I am sorry to say that we have just seen a case of a Warmblood foal with fragile foal syndrome (FFS). The foal was born dead a few weeks short of full term. In addition to skin and mucous membranes that tore during delivery, the foal had a massive hemorrhage in the chest and abdominal cavities.
FFS is a genetic disorder that happens when collagen cross-linking by the LH1 gene does not occur, or occurs only at very low levels. Collagen cross-linking is vital in giving skin, blood vessels, tendons and other tissues their toughness. Foals with FFS have skin and mucous membranes that can easily split (see illustration) and be pulled away from the underlying tissue. Their tendons are lax too. Very few full-term foals are born with FFS, which suggests that most are lost at some point during pregnancy.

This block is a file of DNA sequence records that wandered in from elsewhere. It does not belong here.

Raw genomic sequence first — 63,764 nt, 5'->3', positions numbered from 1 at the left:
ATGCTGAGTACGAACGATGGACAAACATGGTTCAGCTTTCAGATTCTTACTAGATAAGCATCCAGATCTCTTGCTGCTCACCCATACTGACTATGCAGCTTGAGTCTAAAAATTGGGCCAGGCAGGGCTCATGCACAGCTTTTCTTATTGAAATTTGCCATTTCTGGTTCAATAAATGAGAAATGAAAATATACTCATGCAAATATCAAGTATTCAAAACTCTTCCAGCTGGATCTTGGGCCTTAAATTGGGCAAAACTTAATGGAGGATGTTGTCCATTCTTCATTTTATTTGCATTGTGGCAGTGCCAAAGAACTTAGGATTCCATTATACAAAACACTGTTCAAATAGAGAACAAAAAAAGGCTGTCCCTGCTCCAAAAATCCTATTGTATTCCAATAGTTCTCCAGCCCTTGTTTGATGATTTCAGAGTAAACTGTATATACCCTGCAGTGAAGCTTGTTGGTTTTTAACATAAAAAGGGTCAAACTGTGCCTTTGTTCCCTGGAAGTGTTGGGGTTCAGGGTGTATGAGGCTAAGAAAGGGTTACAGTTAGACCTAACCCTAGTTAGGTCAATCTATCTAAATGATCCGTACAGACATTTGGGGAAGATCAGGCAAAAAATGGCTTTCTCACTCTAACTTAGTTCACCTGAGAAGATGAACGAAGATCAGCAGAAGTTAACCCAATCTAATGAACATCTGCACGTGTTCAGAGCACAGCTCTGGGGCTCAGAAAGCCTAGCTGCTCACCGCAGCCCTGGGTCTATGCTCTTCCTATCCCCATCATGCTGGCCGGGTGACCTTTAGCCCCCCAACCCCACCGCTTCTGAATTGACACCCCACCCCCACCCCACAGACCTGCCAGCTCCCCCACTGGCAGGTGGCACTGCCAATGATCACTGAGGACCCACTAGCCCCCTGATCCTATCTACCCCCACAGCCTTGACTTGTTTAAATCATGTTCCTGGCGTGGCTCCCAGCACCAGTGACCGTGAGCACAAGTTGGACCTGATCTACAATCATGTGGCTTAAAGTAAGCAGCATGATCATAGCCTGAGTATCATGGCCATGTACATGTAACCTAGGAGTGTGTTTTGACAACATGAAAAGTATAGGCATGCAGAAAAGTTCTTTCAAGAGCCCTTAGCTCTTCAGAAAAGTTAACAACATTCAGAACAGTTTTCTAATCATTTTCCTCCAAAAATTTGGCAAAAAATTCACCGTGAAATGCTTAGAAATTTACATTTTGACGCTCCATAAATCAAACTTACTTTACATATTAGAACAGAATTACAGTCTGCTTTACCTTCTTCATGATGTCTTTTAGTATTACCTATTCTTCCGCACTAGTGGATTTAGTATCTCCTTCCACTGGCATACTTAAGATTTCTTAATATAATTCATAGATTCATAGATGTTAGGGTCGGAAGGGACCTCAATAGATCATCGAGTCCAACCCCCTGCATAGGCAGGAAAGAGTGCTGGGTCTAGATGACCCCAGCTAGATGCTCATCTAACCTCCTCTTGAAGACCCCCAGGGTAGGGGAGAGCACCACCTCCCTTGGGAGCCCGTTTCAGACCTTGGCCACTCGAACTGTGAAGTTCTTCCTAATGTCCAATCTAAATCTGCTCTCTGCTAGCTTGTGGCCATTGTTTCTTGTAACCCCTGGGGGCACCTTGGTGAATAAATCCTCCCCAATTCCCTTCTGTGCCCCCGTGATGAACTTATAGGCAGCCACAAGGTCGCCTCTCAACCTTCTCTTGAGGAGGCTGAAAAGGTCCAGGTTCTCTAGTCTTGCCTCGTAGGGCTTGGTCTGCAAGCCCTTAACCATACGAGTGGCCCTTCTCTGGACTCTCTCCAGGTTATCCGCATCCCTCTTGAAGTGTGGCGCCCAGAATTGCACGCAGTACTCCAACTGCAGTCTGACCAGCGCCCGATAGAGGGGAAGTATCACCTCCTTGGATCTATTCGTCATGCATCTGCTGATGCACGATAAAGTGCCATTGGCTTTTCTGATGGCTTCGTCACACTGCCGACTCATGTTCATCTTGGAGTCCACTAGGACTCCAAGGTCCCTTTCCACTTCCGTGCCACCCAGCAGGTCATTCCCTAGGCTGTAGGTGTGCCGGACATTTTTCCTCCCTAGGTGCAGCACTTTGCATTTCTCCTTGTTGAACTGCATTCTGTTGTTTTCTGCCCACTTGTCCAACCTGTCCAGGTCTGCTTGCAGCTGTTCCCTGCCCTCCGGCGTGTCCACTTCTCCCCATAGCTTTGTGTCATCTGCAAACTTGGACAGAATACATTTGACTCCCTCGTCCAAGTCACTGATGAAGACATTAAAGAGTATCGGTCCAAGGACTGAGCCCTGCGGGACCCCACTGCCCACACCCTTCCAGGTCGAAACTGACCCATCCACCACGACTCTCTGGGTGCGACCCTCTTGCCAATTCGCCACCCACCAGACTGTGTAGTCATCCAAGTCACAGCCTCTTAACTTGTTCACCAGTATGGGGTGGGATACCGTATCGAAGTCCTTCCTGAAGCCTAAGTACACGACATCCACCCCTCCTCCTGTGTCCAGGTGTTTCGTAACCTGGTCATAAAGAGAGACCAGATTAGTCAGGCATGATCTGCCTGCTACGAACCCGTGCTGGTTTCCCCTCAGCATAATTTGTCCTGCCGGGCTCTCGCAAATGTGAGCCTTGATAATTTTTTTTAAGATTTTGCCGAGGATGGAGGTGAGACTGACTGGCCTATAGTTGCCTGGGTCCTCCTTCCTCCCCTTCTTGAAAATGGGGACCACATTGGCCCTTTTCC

FFS occurs when a foal inherits two copies of the FFS gene. This can only happen when the foal gets one copy of the gene from its dam and one from its sire. The dam and sire (and all other horses with one copy of the FFS gene) are called FFS carriers.
A number of elite Warmblood and Sporthorse stallions and mares are FFS carriers. It is very unlikely that being a FFS carrier has a negative effect on performance.
Please avoid breeding foals with FFS. There are financial benefits, equine welfare benefits, and benefits to the welfare of our horse vets, who ideally shouldn’t have to help deliver a foal with its skin tearing in their hands.
Genetic testing easily and quickly identifies FFS carriers: we use hair follicle samples, and our turnaround time is 2-5 days from receiving your sample. You only need to do it once per horse. Genetics do not change with age.
FFS carriers have also been found in the Thoroughbred population in Australia and overseas.
Simply put, do not breed two FFS carriers together. It’s that easy. Carrier to clear – that’s fine. Clear to clear – also fine. Just don’t breed a FFS carrier to another FFS carrier. Please.
And let other breeders know about it too!